Egypt on the Brink

Hussein Tantawi 

Over the past nine months fanatic elements within the Egyptian Muslim community have stirred up civil unrest all over Egypt. Copts have been attacked, houses and shops looted, and churches burnt down. While it is true that a general degree of anarchy has prevailed in the country since the revolution, one expects that as the new order comes to fruition, such anarchy will quickly be brought under control. THis is to be expected when so drastic a revolution happens in any nation. But acts of violence along religious lines will divide the country and turn it into another Lebanon. As thousands of Egyptian Copts protested the lack of protection from the ruling Army since the revolution, the army opened fire killing dozens of civilians and injuring hundreds. The Army has blamed “unknown culprits” for the violence. Yet surely, there is no doubt as to who did the killing?

If Egypt is ever to become a modern country it has to embrace modern standards of integrity and accountability. Provocateurs are being blamed for inciting the violence, yet we have often seen armies in other countries counter such violence without killing anyone. Why can’t the Egyptian army do the same? Are they not well enough trained? It is simply not good enough to say “they started it”. You are the ones with the training and the weapons!

After this terrible incident any decent army command would very quickly find out who gave the orders to fire on civilians and make a public example of them so that the rest of the soldiers understand that this absolutely unacceptable. The Army showed admirable constraint and what seemed to be great wisdom in refusing to use violence against protesters during the January revolution. Why has that restraint disappeared now? Why does it disappear only against Christians?

If the army does not want to be seen as being selective in who it protects, it MUST take immediate, decisive action against those in its own ranks who have shown this lack of discipline and were responsible for this atrocity. Only in this way can it prevent this tragedy from being repeated. Covering up and blaming others is a green light for atrocities like this to recur in the future. There is an old adage that says, “What you allow, you teach”. If I were a Muslim army officer, with the slightest tendency towards sectarianism, and I saw the perpetrators of this violence getting off scott-free, what message does that give me? If on the other hand, i saw them being severely punished: tried, courtmarshalled, perhaps imprisoned; then I would certainly think twice before repeating their mistake.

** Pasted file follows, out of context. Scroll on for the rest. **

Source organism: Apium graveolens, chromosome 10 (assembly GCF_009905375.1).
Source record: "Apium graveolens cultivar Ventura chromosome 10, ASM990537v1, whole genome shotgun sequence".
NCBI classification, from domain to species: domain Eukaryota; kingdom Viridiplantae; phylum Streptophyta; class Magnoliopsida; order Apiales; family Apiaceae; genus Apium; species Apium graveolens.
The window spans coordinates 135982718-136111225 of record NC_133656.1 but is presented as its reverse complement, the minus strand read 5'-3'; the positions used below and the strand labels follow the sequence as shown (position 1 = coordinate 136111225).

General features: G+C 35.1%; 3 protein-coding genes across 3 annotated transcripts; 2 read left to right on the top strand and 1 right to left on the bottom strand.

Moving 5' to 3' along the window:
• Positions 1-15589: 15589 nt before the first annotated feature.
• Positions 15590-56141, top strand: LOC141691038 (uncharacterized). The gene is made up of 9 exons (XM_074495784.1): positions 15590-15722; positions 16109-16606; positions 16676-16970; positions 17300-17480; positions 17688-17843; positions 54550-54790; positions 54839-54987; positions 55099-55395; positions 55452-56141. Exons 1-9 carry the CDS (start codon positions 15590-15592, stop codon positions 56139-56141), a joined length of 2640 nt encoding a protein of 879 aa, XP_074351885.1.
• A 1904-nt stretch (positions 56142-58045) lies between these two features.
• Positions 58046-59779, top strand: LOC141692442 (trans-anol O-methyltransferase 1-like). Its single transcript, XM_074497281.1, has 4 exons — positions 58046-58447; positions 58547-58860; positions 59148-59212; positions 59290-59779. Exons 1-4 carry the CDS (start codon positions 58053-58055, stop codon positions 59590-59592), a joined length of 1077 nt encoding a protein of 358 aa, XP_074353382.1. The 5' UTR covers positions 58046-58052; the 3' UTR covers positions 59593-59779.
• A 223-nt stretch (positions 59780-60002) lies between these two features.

Egypt is not at war. Soldiers killing civilians is simply not acceptable! Those responsible have committed murder. When will it be recognised for what it is?

Persecution is nothing new for the Copts. We have survived nearly two thousand years in an environment that has been hostile for the vast majority of that period. But the events unfolding in Cairo are the fork in the road for the Egyptian nation. The Army can use this crisis to point the way for a better, brighter future for all Egyptians by exercising transparency, integrity and responsibility. Or it can just fall back on old ways of the old regime and plunge an Egypt that has tasted true freedom back into the dark ages.

His Holiness Pope Shenouda has called for three days of fasting and prayer starting today on behalf of the peace and security of Egypt. This is indeed a watershed moment.


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2 Replies to “Egypt on the Brink”


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  2. Unfortunately, it seems that the SCAF has decided to go down the line of laying the blame on the Christian demonstrators instead of laying the blame on the Army.


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